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Kane County order modification attorneyThe end of a marriage can be devastating for many reasons. Life after divorce can seem daunting, especially the thought of starting over again. There are many things to resolve, such as how to divide marital property or assets, allocation of parental responsibilities, as well as child support or spousal support. Formerly known in Illinois as “alimony,” spousal support or maintenance may be awarded to one of the spouses in a divorce depending on the situation. However, although the amount set during the divorce proceedings may be appropriate at the time, a significant change in circumstances may call for an amendment to a spousal support order. 

How is Spousal Maintenance Distributed?

The reason for spousal maintenance in any divorce is to assist a financially dependent spouse who does not have the income or means to be self-supporting post-divorce. This is typically a stay-at-home parent who did not work outside the home while raising children. In some scenarios, a couple may agree to the amount and how often payments will be dispersed. If a couple cannot agree, they will have to go to court and a judge will determine how it should be distributed.

Depending on the terms of the divorce decree, spousal support payments can take various forms:

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Kane County divorce attorneysDepending on the couple and their circumstances, a divorce can take weeks or months to finalize. Once the legal proceedings are complete, a final divorce decree will be issued, which officially documents the terms of the divorce. However, sometimes a significant change in circumstances can warrant a modification of part or all of the original order. When a divorce settlement is no longer relevant for a couple or does not fit the needs of their children, it is possible to alter the terms of it through a post-decree modification. If you or your ex-spouse requests a post-divorce order modification for any reason, it is helpful to know the process and how it affects your rights regarding matters such as child-related issues or spousal maintenance.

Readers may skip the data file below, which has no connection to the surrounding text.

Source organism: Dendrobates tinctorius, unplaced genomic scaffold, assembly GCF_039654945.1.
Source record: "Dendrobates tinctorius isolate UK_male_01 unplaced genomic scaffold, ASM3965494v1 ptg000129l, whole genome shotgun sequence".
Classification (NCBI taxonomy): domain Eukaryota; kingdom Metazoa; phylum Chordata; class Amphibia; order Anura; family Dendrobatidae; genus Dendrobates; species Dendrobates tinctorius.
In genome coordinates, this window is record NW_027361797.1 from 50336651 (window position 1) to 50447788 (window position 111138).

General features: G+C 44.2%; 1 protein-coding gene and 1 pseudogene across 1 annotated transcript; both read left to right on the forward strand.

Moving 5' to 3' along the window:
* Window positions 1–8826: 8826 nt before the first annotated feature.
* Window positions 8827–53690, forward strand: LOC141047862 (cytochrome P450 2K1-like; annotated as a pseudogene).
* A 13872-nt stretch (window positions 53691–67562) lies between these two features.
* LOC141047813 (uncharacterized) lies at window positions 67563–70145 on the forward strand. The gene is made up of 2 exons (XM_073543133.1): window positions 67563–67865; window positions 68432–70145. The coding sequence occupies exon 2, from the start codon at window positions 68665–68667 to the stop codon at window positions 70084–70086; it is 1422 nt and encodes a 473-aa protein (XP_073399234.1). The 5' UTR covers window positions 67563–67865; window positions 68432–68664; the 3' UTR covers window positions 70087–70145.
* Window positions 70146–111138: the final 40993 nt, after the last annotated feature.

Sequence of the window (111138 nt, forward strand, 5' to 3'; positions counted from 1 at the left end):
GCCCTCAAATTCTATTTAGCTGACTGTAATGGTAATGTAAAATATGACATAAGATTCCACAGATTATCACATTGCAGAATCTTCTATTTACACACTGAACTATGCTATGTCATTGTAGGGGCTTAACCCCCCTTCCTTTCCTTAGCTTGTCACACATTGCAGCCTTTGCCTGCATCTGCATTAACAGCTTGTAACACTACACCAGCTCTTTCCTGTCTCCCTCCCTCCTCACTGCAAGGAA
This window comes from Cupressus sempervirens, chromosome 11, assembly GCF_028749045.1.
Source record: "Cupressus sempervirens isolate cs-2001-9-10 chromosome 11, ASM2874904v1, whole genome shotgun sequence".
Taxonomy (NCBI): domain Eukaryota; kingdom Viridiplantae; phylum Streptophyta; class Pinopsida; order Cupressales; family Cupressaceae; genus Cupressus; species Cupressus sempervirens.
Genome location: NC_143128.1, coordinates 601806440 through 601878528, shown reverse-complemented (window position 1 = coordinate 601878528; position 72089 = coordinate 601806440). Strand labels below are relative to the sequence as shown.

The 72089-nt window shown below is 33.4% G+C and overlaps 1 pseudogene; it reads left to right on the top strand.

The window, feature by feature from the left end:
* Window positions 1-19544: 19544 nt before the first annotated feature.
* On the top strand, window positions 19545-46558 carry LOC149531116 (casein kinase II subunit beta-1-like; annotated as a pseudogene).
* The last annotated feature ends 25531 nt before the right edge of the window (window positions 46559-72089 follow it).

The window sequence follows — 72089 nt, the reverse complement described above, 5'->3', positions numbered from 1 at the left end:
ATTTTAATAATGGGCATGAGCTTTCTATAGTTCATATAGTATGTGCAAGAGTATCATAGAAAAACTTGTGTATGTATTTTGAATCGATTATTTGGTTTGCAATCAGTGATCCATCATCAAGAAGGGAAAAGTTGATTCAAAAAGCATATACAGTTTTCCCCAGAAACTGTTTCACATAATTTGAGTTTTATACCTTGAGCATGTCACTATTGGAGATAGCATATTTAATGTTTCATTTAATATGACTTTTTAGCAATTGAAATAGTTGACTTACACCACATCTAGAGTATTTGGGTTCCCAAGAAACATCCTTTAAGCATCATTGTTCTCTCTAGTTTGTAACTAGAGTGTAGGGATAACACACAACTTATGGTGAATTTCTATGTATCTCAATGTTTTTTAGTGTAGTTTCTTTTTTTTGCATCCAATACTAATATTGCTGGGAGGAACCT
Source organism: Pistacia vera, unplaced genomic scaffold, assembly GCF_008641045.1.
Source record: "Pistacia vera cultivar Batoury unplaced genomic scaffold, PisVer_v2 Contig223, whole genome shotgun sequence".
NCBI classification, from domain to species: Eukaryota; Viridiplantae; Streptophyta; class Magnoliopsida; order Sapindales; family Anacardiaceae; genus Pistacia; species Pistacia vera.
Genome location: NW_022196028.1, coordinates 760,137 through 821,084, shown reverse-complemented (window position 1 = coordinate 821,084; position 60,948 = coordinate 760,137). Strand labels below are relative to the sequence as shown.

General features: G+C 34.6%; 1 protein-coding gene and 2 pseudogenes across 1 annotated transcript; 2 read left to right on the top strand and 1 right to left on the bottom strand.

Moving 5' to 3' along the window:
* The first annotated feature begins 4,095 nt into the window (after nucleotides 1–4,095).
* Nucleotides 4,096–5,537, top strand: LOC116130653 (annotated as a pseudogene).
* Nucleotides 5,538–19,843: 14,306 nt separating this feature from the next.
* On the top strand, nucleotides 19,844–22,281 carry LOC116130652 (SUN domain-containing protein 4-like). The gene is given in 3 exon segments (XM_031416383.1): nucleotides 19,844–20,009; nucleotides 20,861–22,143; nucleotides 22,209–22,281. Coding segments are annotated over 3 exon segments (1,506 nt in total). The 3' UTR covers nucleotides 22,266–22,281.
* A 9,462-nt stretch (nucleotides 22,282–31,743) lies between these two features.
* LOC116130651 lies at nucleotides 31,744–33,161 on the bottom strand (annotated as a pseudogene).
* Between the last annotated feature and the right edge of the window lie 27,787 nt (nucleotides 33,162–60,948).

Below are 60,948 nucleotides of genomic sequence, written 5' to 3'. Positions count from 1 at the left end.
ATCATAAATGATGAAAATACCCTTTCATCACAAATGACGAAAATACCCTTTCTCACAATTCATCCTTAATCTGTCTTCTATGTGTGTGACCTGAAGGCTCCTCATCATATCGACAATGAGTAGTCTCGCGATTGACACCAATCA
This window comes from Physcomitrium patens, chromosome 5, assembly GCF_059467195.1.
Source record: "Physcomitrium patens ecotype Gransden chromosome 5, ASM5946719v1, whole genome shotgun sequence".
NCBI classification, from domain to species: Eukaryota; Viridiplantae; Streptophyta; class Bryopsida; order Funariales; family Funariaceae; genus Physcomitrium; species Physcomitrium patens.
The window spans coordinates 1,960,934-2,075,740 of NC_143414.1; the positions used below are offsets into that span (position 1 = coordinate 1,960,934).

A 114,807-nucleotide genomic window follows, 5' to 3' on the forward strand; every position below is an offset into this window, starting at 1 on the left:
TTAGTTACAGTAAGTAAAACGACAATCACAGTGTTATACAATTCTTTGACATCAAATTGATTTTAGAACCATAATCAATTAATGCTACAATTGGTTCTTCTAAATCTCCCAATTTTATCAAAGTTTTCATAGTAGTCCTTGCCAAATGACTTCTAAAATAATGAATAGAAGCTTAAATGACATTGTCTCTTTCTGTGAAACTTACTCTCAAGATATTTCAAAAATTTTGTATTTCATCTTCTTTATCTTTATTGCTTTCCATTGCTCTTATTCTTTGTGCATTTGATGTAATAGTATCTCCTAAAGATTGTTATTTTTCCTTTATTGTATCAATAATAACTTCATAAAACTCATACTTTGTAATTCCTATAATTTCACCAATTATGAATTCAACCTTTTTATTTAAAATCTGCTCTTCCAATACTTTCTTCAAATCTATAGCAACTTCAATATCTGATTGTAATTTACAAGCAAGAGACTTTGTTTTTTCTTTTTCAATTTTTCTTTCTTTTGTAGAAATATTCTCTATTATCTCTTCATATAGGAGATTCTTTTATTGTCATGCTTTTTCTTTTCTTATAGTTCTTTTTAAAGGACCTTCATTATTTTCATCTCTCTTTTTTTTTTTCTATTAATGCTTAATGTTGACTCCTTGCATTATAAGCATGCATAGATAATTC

Reasons for Changing a Judgment Order

We all know life can change in an instant, whether it be from a sudden medical event such as a heart attack or stroke to unexpectedly losing a job. For instance, child support payments are calculated based on parent’s income. If the paying parent loses his or her job and cannot afford the payments, he or she may request a modification of the child support order. Some other examples of major life events that would justify a modification can include: 

  • Being laid off or fired from a long-time occupation, which impacts child or spousal support (alimony)
  • Being transferred out of the state or country for work, ultimately affecting the allocation of parental responsibilities and/or parenting time
  • Contracting a serious illness that requires extensive medical care 
  • Suffering a catastrophic injury that results in a disability or lost wages
  • One or both ex-spouses remarrying, which typically requires a reduction in spousal or child support payments

Steps for Amending a Judgment Order

To request a change to an order, one of the former spouses must file a “motion to modify” the divorce judgment. This motion is typically filed with the same court that issued the original divorce decree. The main steps to take when modifying an order are:

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St. Charles divorce lawyersWhen two people get divorced, the court typically issues a final judgment that documents the terms and conditions of the divorce. However, it is not uncommon for there to be changes to the original divorce settlement or agreement. Sometimes these changes are necessary due to lifestyle changes or if they are in the best interest of a couple’s child. Post-judgment order modifications can include a change in the child support payment amount or allocation of parental responsibilities if one parent loses his or her job or moves to another state. 

Steps to Take for Enforcing an Order

Post-divorce decree issues can often become hostile and expensive. It is ideal if everyone involved can resolve these issues without taking actions such as contempt of court. If possible, negotiating an amicable resolution saves all parties time and money. However, this is not always the case if one party does not follow an order. If one party is not willing to cooperate, someone can pursue enforcement through the courts by filing a contempt of court motion. In the majority of divorce cases, contempt of court actions are typically filed for reasons such as:

  • Non-payment of child support;
  • Non-payment of spousal maintenance;
  • Failure to adhere to parental responsibility and parenting time agreements; and
  • Sale of property that violates property settlement agreements.

The Illinois Department of Child Support Services (DCSS) has the authority to implement certain enforcement procedures. For example, if one parent is behind on child support payments, they can garnish wages from his or her paycheck. Sometimes, the DCSS gets overloaded with a lot of cases, and a lawyer can file a contempt of court motion on a parent’s behalf to help recover any money that is owed.

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